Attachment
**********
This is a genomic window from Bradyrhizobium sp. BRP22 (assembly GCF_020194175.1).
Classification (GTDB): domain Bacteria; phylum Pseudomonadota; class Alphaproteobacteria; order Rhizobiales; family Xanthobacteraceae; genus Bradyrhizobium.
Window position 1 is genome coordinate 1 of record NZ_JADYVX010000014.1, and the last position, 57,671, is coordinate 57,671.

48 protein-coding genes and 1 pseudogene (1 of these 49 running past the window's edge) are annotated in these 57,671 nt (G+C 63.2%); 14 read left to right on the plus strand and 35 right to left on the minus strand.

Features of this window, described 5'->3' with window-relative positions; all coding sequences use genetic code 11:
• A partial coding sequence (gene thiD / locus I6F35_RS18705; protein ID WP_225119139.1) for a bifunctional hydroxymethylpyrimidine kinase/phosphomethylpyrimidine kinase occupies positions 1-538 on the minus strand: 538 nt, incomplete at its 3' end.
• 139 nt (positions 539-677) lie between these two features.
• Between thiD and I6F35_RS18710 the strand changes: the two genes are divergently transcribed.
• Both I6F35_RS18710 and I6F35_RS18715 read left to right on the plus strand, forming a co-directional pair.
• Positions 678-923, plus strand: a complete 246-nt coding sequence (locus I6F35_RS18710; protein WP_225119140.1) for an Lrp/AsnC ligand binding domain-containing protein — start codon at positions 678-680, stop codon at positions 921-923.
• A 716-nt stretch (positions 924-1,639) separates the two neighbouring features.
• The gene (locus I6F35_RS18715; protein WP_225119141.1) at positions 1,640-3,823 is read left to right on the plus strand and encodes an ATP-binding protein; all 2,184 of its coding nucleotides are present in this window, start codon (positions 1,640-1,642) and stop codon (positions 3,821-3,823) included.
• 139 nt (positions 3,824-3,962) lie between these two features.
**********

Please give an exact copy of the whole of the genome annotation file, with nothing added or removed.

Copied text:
This is a genomic window from Bradyrhizobium sp. BRP22 (assembly GCF_020194175.1).
Classification (GTDB): domain Bacteria; phylum Pseudomonadota; class Alphaproteobacteria; order Rhizobiales; family Xanthobacteraceae; genus Bradyrhizobium.
Window position 1 is genome coordinate 1 of record NZ_JADYVX010000014.1, and the last position, 57,671, is coordinate 57,671.

48 protein-coding genes and 1 pseudogene (1 of these 49 running past the window's edge) are annotated in these 57,671 nt (G+C 63.2%); 14 read left to right on the plus strand and 35 right to left on the minus strand.

Features of this window, described 5'->3' with window-relative positions; all coding sequences use genetic code 11:
• A partial coding sequence (gene thiD / locus I6F35_RS18705; protein ID WP_225119139.1) for a bifunctional hydroxymethylpyrimidine kinase/phosphomethylpyrimidine kinase occupies positions 1-538 on the minus strand: 538 nt, incomplete at its 3' end.
• 139 nt (positions 539-677) lie between these two features.
• Between thiD and I6F35_RS18710 the strand changes: the two genes are divergently transcribed.
• Both I6F35_RS18710 and I6F35_RS18715 read left to right on the plus strand, forming a co-directional pair.
• Positions 678-923, plus strand: a complete 246-nt coding sequence (locus I6F35_RS18710; protein WP_225119140.1) for an Lrp/AsnC ligand binding domain-containing protein — start codon at positions 678-680, stop codon at positions 921-923.
• A 716-nt stretch (positions 924-1,639) separates the two neighbouring features.
• The gene (locus I6F35_RS18715; protein WP_225119141.1) at positions 1,640-3,823 is read left to right on the plus strand and encodes an ATP-binding protein; all 2,184 of its coding nucleotides are present in this window, start codon (positions 1,640-1,642) and stop codon (positions 3,821-3,823) included.
• 139 nt (positions 3,824-3,962) lie between these two features.